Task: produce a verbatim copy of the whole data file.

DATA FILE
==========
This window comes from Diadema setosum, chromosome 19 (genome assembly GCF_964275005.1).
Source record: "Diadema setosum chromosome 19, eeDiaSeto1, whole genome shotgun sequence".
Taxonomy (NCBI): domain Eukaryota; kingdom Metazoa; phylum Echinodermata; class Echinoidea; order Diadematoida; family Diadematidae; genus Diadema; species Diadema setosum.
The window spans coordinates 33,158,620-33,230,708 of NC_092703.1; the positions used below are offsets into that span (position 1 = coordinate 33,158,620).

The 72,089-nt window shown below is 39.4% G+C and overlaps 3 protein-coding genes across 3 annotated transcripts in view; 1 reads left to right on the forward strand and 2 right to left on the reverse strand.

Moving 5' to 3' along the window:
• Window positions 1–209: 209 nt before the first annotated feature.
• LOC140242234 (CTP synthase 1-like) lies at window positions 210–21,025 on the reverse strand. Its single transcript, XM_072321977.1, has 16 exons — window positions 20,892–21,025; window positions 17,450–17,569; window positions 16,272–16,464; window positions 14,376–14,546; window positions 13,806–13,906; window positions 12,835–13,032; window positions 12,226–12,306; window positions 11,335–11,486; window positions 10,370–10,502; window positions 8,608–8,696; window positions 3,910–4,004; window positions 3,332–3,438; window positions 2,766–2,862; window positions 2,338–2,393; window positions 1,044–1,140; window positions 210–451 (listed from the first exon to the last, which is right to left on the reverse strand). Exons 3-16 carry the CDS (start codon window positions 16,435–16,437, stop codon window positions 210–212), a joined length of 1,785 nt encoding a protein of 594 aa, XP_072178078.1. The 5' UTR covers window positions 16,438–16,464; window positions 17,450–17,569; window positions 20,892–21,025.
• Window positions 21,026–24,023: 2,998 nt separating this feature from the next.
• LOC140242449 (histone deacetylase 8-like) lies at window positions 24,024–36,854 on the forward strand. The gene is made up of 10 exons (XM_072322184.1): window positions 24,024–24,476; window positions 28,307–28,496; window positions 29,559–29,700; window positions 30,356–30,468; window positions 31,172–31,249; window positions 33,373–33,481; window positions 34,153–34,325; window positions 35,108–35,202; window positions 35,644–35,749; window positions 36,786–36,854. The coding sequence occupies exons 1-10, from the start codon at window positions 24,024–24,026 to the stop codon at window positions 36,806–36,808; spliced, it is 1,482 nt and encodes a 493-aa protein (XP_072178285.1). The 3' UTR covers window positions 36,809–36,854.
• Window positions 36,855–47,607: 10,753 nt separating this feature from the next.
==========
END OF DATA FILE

This window comes from Diadema setosum, chromosome 19 (genome assembly GCF_964275005.1).
Source record: "Diadema setosum chromosome 19, eeDiaSeto1, whole genome shotgun sequence".
Taxonomy (NCBI): domain Eukaryota; kingdom Metazoa; phylum Echinodermata; class Echinoidea; order Diadematoida; family Diadematidae; genus Diadema; species Diadema setosum.
The window spans coordinates 33,158,620-33,230,708 of NC_092703.1; the positions used below are offsets into that span (position 1 = coordinate 33,158,620).

The 72,089-nt window shown below is 39.4% G+C and overlaps 3 protein-coding genes across 3 annotated transcripts in view; 1 reads left to right on the forward strand and 2 right to left on the reverse strand.

Moving 5' to 3' along the window:
• Window positions 1–209: 209 nt before the first annotated feature.
• LOC140242234 (CTP synthase 1-like) lies at window positions 210–21,025 on the reverse strand. Its single transcript, XM_072321977.1, has 16 exons — window positions 20,892–21,025; window positions 17,450–17,569; window positions 16,272–16,464; window positions 14,376–14,546; window positions 13,806–13,906; window positions 12,835–13,032; window positions 12,226–12,306; window positions 11,335–11,486; window positions 10,370–10,502; window positions 8,608–8,696; window positions 3,910–4,004; window positions 3,332–3,438; window positions 2,766–2,862; window positions 2,338–2,393; window positions 1,044–1,140; window positions 210–451 (listed from the first exon to the last, which is right to left on the reverse strand). Exons 3-16 carry the CDS (start codon window positions 16,435–16,437, stop codon window positions 210–212), a joined length of 1,785 nt encoding a protein of 594 aa, XP_072178078.1. The 5' UTR covers window positions 16,438–16,464; window positions 17,450–17,569; window positions 20,892–21,025.
• Window positions 21,026–24,023: 2,998 nt separating this feature from the next.
• LOC140242449 (histone deacetylase 8-like) lies at window positions 24,024–36,854 on the forward strand. The gene is made up of 10 exons (XM_072322184.1): window positions 24,024–24,476; window positions 28,307–28,496; window positions 29,559–29,700; window positions 30,356–30,468; window positions 31,172–31,249; window positions 33,373–33,481; window positions 34,153–34,325; window positions 35,108–35,202; window positions 35,644–35,749; window positions 36,786–36,854. The coding sequence occupies exons 1-10, from the start codon at window positions 24,024–24,026 to the stop codon at window positions 36,806–36,808; spliced, it is 1,482 nt and encodes a 493-aa protein (XP_072178285.1). The 3' UTR covers window positions 36,809–36,854.
• Window positions 36,855–47,607: 10,753 nt separating this feature from the next.